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Widespread macromolecular interaction perturbations in human genetic disorders.

Sahni N., Yi S., Taipale M., Fuxman Bass J.I., Coulombe-Huntington J., Yang F., Peng J., Weile J., Karras G.I., Wang Y., Kovacs I.A., Kamburov A., Krykbaeva I., Lam M.H., Tucker G., Khurana V., Sharma A., Liu Y.Y., Yachie N., Zhong Q., Shen Y., Palagi A., San-Miguel A., Fan C., Balcha D., Dricot A., Jordan D.M., Walsh J.M., Shah A.A., Yang X., Stoyanova A.K., Leighton A., Calderwood M.A., Jacob Y., Cusick M.E., Salehi-Ashtiani K., Whitesell L.J., Sunyaev S., Berger B., Barabasi A.L., Charloteaux B., Hill D.E., Hao T., Roth F.P., Xia Y., Walhout A.J.M., Lindquist S., Vidal M.

How disease-associated mutations impair protein activities in the context of biological networks remains mostly undetermined. Although a few renowned alleles are well characterized, functional information is missing for over 100,000 disease-associated variants. Here we functionally profile several thousand missense mutations across a spectrum of Mendelian disorders using various interaction assays. The majority of disease-associated alleles exhibit wild-type chaperone binding profiles, suggesting they preserve protein folding or stability. While common variants from healthy individuals rarely affect interactions, two-thirds of disease-associated alleles perturb protein-protein interactions, with half corresponding to "edgetic" alleles affecting only a subset of interactions while leaving most other interactions unperturbed. With transcription factors, many alleles that leave protein-protein interactions intact affect DNA binding. Different mutations in the same gene leading to different interaction profiles often result in distinct disease phenotypes. Thus disease-associated alleles that perturb distinct protein activities rather than grossly affecting folding and stability are relatively widespread.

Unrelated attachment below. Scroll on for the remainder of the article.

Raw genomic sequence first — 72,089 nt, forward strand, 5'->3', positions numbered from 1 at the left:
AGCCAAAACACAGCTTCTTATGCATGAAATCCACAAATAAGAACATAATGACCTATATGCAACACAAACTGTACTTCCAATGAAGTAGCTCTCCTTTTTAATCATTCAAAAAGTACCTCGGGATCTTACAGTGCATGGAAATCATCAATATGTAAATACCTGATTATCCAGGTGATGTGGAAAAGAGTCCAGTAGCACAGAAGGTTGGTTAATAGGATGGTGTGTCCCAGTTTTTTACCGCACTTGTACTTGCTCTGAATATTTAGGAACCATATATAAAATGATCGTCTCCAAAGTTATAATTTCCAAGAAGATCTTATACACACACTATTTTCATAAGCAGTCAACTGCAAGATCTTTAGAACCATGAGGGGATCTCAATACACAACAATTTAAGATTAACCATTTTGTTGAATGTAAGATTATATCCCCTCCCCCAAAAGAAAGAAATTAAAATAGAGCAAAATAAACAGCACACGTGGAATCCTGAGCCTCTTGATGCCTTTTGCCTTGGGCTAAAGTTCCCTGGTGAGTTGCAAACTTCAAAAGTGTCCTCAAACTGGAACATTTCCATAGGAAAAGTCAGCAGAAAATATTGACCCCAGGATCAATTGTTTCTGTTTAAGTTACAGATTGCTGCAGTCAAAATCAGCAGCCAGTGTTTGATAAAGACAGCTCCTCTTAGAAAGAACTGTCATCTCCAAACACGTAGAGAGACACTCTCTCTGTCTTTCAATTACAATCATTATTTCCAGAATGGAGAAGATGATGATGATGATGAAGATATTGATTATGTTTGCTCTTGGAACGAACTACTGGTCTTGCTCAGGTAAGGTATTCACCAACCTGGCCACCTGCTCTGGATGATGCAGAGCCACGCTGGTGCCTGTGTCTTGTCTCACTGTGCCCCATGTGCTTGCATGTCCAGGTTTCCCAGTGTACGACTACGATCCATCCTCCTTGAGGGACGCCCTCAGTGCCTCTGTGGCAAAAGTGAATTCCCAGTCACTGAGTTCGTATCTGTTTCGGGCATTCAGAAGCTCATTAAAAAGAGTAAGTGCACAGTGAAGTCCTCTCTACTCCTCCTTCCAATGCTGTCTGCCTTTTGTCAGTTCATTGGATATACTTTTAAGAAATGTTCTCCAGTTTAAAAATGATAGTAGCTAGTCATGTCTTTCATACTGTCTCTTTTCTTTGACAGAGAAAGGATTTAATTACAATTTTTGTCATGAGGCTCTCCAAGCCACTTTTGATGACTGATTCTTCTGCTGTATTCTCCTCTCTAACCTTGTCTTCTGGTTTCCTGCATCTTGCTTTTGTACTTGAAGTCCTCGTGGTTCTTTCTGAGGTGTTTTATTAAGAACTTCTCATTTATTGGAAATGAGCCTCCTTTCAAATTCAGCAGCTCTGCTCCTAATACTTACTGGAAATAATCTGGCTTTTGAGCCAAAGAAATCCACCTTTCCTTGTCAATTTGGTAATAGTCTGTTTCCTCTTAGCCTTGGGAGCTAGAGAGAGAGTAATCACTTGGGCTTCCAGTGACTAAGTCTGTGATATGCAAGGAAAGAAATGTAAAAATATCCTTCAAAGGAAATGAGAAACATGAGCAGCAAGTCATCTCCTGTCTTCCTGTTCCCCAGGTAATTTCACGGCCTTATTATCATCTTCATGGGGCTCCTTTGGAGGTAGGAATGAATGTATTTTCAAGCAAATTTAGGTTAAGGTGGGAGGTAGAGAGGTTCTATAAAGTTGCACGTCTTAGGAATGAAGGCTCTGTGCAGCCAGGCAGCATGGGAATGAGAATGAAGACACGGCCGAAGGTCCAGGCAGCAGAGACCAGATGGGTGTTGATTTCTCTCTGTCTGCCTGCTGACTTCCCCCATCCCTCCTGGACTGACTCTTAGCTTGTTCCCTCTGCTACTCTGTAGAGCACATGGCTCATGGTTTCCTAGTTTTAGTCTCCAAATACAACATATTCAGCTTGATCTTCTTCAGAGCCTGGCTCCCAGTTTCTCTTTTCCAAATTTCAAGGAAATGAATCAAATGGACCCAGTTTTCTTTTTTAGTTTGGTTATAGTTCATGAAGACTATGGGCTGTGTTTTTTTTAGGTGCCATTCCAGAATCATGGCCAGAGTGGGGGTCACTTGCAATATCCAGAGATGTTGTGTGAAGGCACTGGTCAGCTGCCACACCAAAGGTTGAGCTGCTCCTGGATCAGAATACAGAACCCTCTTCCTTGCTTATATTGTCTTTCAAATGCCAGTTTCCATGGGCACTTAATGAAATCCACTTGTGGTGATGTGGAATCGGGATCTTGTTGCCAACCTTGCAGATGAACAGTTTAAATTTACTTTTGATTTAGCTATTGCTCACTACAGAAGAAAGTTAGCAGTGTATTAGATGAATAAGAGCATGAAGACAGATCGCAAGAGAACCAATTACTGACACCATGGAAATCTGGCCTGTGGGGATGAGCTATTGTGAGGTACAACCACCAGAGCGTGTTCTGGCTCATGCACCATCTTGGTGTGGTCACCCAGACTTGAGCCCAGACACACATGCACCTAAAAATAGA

Cell 161:647-660(2015) [PubMed] [Europe PMC]

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